Asko Soukka: Plone and Volto in a Jamstack project

published Dec 07, 2020

Talk at Plone Conference 2020

Here are the slides.

I am a software architect at University of Jyväskylä. I have been using Plone since 2004 and GatsbyJS since 2018. The university wanted one student information management system to rule them all, but... every organisation shall do their own integrations, using granular REST API with deep JSON responses. And there should be branded study guides, which we crafted with GatsbyJS. But this was not enough for the Open University part. They really needed a CMS.

We use Plone 5.2, Volto, GatsbyJS, and have 6000 html pages, times two languages, out of which 760 are Volto pages. With Plone we could extend content types without needing to do any coding, in the content types field editor. In volto we added auto-complete widgets with custom vocabularies. On the GatsbyJs side, we query the connected pages with GraphQL. We render Volto layouts with React components, rendering individual blocks.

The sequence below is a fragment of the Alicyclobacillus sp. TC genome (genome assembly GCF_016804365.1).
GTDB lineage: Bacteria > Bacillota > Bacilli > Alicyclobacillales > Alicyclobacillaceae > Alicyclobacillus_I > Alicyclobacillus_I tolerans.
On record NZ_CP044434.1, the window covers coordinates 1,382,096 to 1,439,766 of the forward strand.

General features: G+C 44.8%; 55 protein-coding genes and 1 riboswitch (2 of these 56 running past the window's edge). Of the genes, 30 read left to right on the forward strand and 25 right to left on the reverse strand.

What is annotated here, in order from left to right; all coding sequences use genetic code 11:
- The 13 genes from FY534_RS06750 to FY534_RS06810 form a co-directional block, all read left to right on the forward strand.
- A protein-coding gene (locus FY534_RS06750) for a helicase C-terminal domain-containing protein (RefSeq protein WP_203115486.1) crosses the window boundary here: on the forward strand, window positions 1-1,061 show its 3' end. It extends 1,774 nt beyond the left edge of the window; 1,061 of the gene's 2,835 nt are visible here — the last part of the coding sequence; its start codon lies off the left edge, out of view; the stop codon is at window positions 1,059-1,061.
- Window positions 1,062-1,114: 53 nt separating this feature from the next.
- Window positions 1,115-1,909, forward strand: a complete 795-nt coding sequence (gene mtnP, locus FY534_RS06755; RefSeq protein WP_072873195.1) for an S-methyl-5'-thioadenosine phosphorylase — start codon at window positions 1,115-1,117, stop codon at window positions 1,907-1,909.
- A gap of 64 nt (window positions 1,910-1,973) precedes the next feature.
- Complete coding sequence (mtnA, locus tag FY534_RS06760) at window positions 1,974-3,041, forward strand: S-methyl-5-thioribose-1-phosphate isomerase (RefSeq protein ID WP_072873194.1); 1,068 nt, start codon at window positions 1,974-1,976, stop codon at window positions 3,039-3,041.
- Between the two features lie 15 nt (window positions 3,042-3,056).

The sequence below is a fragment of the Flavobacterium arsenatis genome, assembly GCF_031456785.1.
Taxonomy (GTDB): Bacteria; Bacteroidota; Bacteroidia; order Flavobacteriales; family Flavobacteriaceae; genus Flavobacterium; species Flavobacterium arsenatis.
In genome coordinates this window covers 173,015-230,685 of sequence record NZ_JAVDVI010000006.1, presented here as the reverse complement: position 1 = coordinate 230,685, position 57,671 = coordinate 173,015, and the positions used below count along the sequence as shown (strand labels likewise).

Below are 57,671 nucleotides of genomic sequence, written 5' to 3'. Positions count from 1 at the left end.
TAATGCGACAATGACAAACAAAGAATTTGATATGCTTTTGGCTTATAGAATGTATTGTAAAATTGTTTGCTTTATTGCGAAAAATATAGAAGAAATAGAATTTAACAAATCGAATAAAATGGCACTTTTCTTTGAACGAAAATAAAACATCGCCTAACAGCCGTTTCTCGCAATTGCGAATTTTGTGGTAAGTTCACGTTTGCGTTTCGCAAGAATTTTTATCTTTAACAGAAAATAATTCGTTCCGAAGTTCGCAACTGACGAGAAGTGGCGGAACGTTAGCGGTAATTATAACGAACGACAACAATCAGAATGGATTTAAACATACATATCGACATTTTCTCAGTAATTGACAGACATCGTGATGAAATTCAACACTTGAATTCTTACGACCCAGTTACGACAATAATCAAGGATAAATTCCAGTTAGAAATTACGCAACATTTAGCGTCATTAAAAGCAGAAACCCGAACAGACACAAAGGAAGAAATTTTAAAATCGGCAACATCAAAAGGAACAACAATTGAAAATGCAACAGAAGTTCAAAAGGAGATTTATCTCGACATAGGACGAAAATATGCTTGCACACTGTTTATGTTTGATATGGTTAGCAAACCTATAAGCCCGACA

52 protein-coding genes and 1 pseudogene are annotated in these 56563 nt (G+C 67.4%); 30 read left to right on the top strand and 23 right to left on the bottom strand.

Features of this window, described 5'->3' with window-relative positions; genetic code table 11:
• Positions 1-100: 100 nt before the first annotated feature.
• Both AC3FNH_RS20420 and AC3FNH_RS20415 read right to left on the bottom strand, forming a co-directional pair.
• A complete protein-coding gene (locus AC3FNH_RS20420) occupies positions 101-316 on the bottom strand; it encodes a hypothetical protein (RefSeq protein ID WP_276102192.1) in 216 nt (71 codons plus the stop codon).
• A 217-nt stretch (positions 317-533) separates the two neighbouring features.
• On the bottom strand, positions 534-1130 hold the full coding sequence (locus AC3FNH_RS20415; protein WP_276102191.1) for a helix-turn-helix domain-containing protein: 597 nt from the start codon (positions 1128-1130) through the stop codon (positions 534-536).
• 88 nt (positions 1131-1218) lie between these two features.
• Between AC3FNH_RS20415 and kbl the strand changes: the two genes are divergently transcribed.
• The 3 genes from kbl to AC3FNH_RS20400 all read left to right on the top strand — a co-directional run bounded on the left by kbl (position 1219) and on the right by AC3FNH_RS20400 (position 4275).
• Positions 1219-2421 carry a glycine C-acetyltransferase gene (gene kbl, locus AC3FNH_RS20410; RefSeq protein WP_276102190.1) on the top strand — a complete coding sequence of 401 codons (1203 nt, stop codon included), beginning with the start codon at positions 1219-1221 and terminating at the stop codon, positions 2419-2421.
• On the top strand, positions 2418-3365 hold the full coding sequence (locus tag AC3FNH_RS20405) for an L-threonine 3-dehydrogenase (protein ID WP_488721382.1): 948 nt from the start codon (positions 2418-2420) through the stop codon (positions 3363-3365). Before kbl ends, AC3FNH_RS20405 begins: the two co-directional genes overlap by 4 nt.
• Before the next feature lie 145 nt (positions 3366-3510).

Why did we choose GatsbyJs? It is a ReactJS-based site generator. Being static, it is very fast. You can use multiple sources as input, using a plugin architecture. Data lookup is done with GraphQL. It is easy to get started, with comprehensive documentation.

I mentored two Google Summer of Code projects for the gatsby-source-plone plugin. It supports default types and most TTW types, also Volto blocks. You can do incremental updates by modification date, so it is really fast.

Not everything is easy. The full "GatsbyJs experience" requires practice. You want to replace inline images and links with GatsbyJs images and links, replace file links with direct downloads.

Using @plone/volto as dependency to render blocks seemed like a good idea, but it required webpack overrides to be impartable, and could not be used for images and links.

The ugly parts of GatsbyJs:

  • The GraphQL source plugin cannot cache.
  • The build may take hours, and gigabytes of memory.
  • The build result in readonly.
  • For me it is hard to follow GatsbyJs development, especially individual plugins, because they use a monorepo.

Editors can work on the site during the day, and then wee rebuild the result during the night